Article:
Meatless Fridays Lent Ireland


I understand that it is necessary to abstain from meat on Fridays during Lent.

Does anyone know if this applies in Ireland.



It “applies” but is not the only legitimate practice. There are other options. The Irish Bishops have stated the following:

In accordance with the mind of the universal Church, the Irish Bishops remind their people of the obligation of Friday penance, and instruct them that it may be fulfilled in one or more of the following ways:
i) by abstaining from meat or some other food;
ii) by abstaining from alcoholic drink, smoking or some form of amusement;
iii) by making the special effort involved in family prayer, taking part in the Mass, visiting the Blessed Sacrament or praying the Stations of the Cross;
iv) by fasting from all food for a longer period than usual and perhaps by giving what is saved in this way to the needy at home and abroad;
v) by going out of our way to help somebody who is poor, sick, old or lonely.
6. While the form of penance is an option and doesn’t have to take the same form every Friday, the obligation to do penance is not. There is a serious obligation to observe Friday as a penitential day. We are confident that the Irish people as a whole will take this obligation to heart. We recommend that each person should choose some form of penance for Fridays in memory, as was Friday abstinence, of the Passion and Death of Our Lord.


Do any other obligations exist during the Fridays in Lent as distinct from ordinary Fridays e.g.a. In the US there is an obligation to abstain from meat during the Fridays of Lent but another form of penance may be substituted on ordinary Fridays.

Reading the document linked to in the prior post. Yes. You need to abstain from meat on Fridays of Lent. I think the best thing to do is confirm this with your pastor locally. We do not live in Ireland so we are going by a document on a website. There may be other directives we are not aware of.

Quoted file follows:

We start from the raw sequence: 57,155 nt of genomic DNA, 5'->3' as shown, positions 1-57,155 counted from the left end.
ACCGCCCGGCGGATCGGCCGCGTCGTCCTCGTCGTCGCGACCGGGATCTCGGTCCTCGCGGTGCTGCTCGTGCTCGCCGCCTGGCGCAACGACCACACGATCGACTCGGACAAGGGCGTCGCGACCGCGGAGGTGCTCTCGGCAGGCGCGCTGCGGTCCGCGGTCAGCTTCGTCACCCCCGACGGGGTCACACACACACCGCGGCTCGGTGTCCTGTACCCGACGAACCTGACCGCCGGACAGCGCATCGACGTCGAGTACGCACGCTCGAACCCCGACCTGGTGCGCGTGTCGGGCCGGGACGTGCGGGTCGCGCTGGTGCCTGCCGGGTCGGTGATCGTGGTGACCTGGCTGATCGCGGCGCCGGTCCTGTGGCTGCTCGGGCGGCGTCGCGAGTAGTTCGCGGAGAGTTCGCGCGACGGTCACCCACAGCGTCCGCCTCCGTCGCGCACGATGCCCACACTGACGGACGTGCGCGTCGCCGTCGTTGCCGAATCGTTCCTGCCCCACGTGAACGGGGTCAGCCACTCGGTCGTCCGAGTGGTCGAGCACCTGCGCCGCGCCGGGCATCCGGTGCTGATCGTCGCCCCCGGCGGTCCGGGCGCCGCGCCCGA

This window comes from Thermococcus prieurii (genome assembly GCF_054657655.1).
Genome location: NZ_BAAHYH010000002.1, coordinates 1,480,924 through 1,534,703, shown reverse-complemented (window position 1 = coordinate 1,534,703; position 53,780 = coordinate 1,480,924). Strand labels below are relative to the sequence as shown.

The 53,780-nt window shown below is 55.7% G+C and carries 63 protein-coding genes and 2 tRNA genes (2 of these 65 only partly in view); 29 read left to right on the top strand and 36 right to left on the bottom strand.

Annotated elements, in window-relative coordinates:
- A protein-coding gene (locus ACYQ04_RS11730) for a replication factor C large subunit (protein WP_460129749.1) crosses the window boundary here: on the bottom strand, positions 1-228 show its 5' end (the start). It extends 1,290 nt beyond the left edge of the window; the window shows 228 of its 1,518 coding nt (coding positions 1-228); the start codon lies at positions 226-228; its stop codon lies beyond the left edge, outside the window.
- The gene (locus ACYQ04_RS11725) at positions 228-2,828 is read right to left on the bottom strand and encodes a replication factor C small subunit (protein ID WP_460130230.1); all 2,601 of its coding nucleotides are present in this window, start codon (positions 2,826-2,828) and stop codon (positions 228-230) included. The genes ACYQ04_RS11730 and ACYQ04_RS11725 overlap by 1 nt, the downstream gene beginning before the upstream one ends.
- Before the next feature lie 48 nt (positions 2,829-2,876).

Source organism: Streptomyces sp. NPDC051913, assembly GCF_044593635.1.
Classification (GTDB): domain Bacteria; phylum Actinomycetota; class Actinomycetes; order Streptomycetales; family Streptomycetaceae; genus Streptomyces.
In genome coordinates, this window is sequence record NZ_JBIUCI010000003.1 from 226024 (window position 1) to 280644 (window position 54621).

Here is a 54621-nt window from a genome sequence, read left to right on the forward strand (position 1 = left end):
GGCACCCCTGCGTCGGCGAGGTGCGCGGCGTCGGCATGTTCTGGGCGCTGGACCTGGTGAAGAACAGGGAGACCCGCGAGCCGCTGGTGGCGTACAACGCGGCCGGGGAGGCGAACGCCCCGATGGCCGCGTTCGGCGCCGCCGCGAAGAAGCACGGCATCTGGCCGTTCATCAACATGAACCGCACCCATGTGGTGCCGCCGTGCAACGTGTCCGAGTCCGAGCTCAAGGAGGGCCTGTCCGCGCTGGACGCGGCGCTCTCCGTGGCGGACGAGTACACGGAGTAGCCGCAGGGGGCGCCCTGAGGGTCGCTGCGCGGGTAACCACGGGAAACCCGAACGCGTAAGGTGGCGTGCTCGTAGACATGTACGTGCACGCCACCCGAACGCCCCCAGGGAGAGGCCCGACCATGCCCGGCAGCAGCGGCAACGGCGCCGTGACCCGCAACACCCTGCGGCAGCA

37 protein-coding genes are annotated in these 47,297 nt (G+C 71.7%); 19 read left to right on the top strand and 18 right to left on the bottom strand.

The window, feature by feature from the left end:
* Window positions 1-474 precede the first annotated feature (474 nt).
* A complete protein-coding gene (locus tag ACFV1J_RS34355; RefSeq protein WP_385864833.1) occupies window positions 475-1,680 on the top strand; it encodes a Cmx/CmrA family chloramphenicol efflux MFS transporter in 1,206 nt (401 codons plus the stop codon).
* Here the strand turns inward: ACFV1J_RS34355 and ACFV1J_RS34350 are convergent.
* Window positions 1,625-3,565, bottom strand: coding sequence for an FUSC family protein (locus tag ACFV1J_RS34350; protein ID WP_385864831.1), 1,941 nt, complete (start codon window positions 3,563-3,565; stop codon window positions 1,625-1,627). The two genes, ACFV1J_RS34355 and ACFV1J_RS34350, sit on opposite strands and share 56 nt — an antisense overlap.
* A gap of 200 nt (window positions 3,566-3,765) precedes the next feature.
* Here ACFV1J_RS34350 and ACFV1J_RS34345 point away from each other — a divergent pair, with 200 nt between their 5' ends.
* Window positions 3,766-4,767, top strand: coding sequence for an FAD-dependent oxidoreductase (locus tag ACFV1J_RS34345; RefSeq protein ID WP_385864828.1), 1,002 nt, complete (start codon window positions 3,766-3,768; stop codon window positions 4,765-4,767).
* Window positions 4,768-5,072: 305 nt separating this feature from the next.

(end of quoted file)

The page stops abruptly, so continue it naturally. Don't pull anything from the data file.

From the document

Lent is the traditional season or renewal and penance in the Church. The new Code reaffirms this. It also prescribes that Ash Wednesday and Good Friday are to be observed as days of fast and abstinence. Fasting means that the amount of food we eat is considerably reduced. Abstinence means that we give up a particular kind of food or drink or form of amusement. Those over 18 are bound by the law of fasting until the beginning of their 60th year, while all over 14 are bound by the law of abstinence. Priests and parents are urged to foster the spirit and practice of penance among those too young to be the subjects of either law.

I have done some online research, and I think Catholics in Ireland do not have to abstain on Fridays, even in Lent.

Except that all Catholics in the Latin Rite have to fast and abstain on Ash Wednesday (well, that was yesterday :slight_smile: ) and also Good Friday. That, AFAICT is a universal law.



That’s what I thought.

Ah, yes, I did read that incorrectly. Ash Wednesday (yesterday, so water under the bridge) and Good Friday, for sure.

Saved my caveat to ask the local pastor!

Thanks. This can be very confusing!

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